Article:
Cutaneous effects of the most commonly used antidepressant medication, the selective serotonin reuptake inhibitors

Dorota Krasowska, Magdalena Szymanek, Robert A Schwartz, Wojciech Myśliński
Journal of the American Academy of Dermatology 2007, 56 (5): 848-53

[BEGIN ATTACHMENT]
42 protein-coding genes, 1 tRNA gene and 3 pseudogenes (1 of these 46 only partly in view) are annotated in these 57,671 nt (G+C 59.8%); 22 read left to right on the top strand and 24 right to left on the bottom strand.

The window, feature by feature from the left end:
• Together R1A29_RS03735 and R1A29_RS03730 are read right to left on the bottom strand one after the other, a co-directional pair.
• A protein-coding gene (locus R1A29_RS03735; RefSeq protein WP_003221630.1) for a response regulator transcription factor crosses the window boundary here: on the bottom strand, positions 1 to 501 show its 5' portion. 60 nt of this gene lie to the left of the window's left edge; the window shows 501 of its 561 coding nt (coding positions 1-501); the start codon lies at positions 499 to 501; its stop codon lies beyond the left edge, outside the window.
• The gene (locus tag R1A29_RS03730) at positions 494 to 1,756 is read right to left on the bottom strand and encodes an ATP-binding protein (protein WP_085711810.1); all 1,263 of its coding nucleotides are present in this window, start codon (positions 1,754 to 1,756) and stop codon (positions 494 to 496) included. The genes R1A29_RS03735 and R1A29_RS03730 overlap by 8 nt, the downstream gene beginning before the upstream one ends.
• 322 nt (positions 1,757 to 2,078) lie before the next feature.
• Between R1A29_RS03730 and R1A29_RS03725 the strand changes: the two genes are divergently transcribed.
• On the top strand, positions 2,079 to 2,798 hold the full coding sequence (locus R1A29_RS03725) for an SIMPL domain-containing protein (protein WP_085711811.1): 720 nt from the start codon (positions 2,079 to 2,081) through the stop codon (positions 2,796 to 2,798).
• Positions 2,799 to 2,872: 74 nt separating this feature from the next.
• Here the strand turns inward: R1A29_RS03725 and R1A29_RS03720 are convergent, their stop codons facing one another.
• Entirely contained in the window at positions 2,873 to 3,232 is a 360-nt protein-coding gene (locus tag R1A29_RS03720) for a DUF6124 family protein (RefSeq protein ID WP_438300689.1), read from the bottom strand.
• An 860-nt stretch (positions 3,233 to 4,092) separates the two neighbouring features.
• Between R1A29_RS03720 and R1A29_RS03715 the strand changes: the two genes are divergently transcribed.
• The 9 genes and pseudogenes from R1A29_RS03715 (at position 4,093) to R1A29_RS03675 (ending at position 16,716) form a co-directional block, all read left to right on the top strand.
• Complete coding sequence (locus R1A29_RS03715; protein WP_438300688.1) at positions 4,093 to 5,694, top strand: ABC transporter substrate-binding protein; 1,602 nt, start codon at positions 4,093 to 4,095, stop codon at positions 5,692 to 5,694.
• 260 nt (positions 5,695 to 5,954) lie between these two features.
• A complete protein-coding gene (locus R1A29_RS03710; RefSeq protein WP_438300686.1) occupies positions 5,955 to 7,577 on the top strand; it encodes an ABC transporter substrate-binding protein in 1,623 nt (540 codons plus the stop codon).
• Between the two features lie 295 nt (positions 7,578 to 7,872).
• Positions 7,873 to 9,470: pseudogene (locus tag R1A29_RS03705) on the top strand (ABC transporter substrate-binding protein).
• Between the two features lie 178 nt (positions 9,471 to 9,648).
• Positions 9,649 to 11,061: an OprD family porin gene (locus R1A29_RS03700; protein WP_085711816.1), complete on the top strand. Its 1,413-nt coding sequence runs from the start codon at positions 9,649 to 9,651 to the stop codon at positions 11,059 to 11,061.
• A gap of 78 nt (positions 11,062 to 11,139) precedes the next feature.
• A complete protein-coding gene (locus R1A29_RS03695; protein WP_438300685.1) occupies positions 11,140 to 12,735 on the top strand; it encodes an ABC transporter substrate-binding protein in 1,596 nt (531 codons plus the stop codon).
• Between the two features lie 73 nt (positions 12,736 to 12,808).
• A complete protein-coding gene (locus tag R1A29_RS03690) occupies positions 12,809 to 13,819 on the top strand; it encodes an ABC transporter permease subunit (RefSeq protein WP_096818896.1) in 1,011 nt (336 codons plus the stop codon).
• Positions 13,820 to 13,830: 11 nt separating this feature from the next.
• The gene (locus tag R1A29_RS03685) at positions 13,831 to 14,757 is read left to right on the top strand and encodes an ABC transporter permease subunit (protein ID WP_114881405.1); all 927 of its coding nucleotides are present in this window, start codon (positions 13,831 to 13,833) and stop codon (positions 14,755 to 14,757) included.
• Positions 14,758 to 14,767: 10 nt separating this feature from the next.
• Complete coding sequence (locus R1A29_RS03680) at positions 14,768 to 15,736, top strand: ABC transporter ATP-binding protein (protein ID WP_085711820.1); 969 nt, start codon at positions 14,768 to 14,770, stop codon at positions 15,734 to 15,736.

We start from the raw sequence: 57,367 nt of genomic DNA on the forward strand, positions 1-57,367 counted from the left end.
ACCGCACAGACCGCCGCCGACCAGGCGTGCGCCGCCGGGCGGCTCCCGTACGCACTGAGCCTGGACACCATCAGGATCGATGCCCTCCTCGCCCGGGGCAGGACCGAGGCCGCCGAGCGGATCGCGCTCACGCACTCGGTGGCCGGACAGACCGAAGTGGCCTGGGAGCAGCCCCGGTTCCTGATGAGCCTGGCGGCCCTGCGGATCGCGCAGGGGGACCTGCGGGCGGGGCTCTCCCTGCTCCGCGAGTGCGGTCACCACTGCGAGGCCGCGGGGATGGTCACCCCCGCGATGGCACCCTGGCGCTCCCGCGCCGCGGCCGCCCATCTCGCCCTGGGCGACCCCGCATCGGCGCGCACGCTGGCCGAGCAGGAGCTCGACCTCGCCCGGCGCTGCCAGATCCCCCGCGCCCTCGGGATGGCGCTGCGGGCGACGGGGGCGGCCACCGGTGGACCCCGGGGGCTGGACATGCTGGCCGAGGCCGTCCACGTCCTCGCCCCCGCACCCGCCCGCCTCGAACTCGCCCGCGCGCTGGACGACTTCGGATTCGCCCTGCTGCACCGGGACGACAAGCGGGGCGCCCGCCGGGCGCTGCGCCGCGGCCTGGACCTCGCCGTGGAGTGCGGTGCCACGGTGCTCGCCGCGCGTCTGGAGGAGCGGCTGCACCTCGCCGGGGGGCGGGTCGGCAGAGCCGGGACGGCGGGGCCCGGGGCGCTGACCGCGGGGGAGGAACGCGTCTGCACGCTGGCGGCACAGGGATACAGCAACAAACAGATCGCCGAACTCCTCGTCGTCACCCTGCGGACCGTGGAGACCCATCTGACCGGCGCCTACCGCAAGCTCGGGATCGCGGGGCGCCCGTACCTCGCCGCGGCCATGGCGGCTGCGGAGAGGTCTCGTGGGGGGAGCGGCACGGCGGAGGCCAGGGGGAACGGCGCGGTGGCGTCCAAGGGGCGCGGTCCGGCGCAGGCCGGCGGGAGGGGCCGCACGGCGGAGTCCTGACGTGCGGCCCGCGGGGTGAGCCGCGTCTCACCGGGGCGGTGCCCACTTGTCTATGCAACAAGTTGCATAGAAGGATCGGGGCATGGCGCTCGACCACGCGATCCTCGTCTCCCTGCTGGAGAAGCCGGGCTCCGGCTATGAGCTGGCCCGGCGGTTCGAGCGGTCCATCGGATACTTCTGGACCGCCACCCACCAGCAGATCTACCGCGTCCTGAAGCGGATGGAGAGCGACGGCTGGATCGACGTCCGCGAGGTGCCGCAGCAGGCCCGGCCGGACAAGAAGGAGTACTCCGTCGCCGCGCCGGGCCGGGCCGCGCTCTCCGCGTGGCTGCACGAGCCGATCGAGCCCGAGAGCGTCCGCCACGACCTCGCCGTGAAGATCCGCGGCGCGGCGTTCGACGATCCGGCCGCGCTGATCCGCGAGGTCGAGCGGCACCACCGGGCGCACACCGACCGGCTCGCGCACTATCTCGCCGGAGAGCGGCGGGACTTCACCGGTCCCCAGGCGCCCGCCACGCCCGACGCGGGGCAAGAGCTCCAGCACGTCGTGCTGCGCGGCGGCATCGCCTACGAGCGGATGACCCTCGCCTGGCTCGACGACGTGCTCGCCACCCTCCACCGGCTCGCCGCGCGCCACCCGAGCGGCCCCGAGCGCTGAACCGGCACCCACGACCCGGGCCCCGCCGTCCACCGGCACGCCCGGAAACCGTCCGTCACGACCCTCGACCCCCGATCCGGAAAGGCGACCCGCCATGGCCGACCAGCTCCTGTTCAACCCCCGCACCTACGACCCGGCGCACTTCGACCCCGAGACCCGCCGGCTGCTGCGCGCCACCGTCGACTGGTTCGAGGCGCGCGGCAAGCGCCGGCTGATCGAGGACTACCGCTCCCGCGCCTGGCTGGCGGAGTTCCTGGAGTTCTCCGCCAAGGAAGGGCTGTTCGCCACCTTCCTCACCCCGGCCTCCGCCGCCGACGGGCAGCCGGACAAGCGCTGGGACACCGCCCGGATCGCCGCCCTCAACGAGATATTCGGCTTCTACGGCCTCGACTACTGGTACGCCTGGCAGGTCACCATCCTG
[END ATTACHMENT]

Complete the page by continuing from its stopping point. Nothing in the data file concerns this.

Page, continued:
Selective seritonin reuptake inhibitors (SSRIs) are widely used antidepressants that are often safer than alternatives, but may produce a variety of cutaneous reactions including spontaneous bruising, pruritus, urticaria, angioedema, erythema multiforme, Stevens-Johnson syndrome, toxic epidermal necrolysis, erythema nodosum, alopecia, hypertrichosis, leukocytoclastic vasculitis, and an acneiform eruption. We review this category of medications and its side effects. Many cutaneous alterations seen in association with SSRIs can be serious, some even life threatening. Because there appears to be cross-reactions between SSRIs, even though they have different chemical structures, it is advisable to use another family of antidepressants if an SSRI is linked with a serious skin eruption.

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